Financial Transaction Tax Developments


Since the first published proposal in 2011, we have tracked initiatives and developments regarding a possible European financial tax that would apply to derivatives, among other types of financial transactions.[1]  Despite the publication of a European Commission (“EC”) directive in February 2013 that would apply to eleven participating member-states, the scope and implementation of a financial transaction tax continues to be fiercely debated.  Among other things, the proposed directive would, after an initial “transitional” period, impose a tax rate of at least 0.01% of the notional amount on derivative transactions.

On November 21, 2013, PricewaterhouseCoopers LLC released a study—commissioned by 27 trade groups in the financial industry—that, based on existing literature surrounding a financial transaction tax, questioned the benefits of such a tax and highlighted its potential to negatively impact financial markets, as well as economic growth.[2]  With respect to the derivatives market, the study noted that the EC’s impact assessment estimated that a financial transaction tax would reduce trading volumes by between 70% and 90%.[3]  The study further noted that certain commentators have predicted that the tax could have a substantial (or, for some product types, profound) impact on the bid-offer spreads of derivative transactions.[4]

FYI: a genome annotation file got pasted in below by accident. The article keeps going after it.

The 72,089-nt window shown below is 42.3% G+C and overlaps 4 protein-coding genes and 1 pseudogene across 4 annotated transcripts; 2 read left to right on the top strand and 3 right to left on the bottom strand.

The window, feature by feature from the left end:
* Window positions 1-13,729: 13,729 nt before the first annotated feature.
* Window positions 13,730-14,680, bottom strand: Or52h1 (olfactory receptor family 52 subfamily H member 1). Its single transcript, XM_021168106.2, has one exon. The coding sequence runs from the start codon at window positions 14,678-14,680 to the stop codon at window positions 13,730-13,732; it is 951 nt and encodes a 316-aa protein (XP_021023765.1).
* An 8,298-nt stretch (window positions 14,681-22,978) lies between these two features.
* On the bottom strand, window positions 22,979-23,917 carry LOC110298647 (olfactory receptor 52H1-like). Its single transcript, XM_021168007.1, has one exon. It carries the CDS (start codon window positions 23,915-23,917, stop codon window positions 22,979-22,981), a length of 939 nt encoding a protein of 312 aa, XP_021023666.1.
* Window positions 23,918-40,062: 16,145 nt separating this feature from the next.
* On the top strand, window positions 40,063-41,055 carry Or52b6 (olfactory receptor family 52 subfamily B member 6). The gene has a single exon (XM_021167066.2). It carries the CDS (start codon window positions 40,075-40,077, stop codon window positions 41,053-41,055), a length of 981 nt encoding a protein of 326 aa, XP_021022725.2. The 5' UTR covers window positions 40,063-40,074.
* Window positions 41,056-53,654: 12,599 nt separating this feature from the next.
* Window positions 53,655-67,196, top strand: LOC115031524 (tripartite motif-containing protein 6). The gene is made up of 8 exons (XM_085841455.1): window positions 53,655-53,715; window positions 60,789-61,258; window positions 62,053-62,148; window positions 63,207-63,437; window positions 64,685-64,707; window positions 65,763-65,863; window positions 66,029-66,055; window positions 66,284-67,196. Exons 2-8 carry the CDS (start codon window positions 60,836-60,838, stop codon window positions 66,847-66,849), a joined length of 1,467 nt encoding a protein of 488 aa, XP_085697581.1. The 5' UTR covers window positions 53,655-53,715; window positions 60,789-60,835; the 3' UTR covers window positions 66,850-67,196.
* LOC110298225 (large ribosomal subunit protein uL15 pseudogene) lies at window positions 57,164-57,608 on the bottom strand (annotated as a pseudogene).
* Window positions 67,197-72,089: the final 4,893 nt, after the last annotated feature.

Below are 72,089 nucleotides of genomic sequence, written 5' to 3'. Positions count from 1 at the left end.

Most recently, it has been reported that the participating member-states have been discussing the implementation of a more narrow and modest tax, including one with more robust exemptions.  However, a revised proposal has not yet been published.

[1] See “Financial Transaction Tax Developments” posted on August 26, 2013; “Financial Transaction Tax Developments” posted on June 11, 2013; “Financial Transaction Tax” posted on February 15, 2012; and “Europe Proposes Financial Transaction Tax” posted on October 15, 2011.

[2] PricewaterhouseCoopers LLC, Financial transaction tax: the impacts and arguments, November 21, 2013 (available at:

[3] Id. at 24.

[4] Id.